Introduction: Shoebox Camera

This is a project that I did in Photography Class and not only is it a fun way to teach about the very fundamental mechanics of photography, it creates some fun and interesting photos too. The shoebox camera is the simplest of all cameras. It has no moving parts and can be built and used by just about anyone(that has access to developing equipment). It has no lens, rather a pinhole which, because of physics, will act like a lens because of its small size.

Materials Needed:
-Black Tape
-Matte Black Paint
-Small piece of thin metal(I used flashing)

-Large Washer

Step 1:

First step is to tape up your box. The objective is to make it 100% light proof, otherwise your paper/film will be exposed and your picture ruined. Tape up any and all holes. Tape all the edges of the box and lid so when you close it, it will make a nice seal. Then paint the interior of your box matte black.

Step 2:

Cut a finger-sized hole in the middle of one of the long sides of the box. Then tape your piece of metal to the outside of the box, centered with the hole. The piece of tape should be larger than the metal and completely cover it. 

Step 3:

The pinhole is the most crucial part of the camera. Use a sewing needle to make it. The smaller the needle the better. Poke it through the outside and pull it all the way through. Do not pull it back out of the hole, as it will not be as clean and circular then. You may need the assistance of a hammer to get it to go through the metal.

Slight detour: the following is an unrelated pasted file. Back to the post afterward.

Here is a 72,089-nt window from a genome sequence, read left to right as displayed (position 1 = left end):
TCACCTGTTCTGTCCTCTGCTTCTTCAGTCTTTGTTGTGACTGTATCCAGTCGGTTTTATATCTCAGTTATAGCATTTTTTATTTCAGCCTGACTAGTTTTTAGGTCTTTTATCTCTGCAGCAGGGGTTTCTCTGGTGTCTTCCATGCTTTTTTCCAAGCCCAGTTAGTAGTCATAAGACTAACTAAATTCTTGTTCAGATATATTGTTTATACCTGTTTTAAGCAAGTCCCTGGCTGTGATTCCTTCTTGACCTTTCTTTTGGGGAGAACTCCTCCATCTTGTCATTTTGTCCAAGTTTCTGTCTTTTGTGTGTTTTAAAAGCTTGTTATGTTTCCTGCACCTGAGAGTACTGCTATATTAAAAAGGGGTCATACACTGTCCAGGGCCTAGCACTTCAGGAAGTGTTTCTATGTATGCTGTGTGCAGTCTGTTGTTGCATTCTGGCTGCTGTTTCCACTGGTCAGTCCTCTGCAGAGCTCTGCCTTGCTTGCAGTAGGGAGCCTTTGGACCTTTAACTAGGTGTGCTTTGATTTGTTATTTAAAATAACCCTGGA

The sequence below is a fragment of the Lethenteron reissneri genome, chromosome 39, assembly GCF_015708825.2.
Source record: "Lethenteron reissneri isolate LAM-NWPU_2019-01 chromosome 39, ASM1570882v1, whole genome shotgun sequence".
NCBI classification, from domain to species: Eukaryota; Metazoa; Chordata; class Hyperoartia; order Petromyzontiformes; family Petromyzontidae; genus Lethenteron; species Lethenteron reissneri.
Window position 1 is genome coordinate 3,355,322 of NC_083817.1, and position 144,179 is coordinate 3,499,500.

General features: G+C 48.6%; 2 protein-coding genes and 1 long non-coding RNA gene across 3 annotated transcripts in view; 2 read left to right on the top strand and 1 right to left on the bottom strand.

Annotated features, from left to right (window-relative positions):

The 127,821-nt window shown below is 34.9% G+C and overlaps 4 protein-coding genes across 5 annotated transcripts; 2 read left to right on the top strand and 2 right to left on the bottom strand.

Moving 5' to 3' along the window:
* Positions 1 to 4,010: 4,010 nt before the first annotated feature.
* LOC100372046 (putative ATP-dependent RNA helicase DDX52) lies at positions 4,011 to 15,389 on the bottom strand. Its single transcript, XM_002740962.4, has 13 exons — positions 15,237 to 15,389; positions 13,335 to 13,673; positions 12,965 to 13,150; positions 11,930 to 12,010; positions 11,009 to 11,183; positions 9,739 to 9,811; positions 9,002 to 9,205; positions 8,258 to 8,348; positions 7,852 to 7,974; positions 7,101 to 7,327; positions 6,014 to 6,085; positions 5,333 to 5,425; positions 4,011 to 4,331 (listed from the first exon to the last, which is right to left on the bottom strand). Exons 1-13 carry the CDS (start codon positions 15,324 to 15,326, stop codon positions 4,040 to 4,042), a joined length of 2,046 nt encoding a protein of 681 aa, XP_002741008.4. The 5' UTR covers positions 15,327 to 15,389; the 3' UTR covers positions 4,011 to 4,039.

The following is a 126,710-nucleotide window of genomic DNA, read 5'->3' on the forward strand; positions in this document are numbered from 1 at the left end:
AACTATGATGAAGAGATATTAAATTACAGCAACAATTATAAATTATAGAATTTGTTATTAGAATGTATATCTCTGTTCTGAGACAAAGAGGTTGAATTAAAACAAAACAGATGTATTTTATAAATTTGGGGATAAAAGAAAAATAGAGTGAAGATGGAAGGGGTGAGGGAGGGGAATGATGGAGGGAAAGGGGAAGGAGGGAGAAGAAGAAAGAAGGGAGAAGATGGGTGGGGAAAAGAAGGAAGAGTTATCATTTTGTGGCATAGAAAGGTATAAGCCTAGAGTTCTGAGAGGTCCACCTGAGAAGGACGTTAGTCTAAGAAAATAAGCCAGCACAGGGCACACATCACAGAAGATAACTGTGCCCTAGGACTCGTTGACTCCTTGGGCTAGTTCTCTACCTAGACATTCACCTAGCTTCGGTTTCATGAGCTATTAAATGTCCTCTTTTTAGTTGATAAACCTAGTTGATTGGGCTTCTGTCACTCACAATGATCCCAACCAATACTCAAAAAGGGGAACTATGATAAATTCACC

Step 4:

This step is for making a tripod compatible attachment, it is optional but if you have a tripod I highly suggest doing this. Make a whole in the center of the bottom of your box, only big enough the poke the stud on your tripod through. Find a nut that screws onto your tripod and a large washer with a small hole. Arrange them as pictured and tape or glue them in place. You should now be  able the screw your box onto the tripod.

Step 5:

Now your shoebox camera is complete and your ready to test it. Before you load your camera be sure to cover the pinhole up with a small piece of electrical tape. It makes an easy to remove and replace shutter. Then in a darkroom, cut a piece of photo paper in half so that it will fit on the back wall of your box. Tape it in place, being sure that it is flat against the side. Close your box and its ready to shoot.

Step 6:

When you go to shoot your first photo, you will really be completely guessing on the exposure time. Some only take 30 seconds whereas others may take tens of minutes. It all depends on how big your pinhole is, how sensitive your photo paper is, and how bright the scene your shooting is. Your first photo will probably not come out very good, so plan on doing it again after you have a better idea of the needed exposure time. After you've exposed your photo paper, place the tape back over the pinhole and head back to the dark room to develop your photo. 

Step 7:

Follow the standard procedures for developing your photo paper as directed by the manufacturer. Now you have your negative. To make a positive, simply place the negative on top of another piece of photo paper and expose it with an enlarger or other developing light.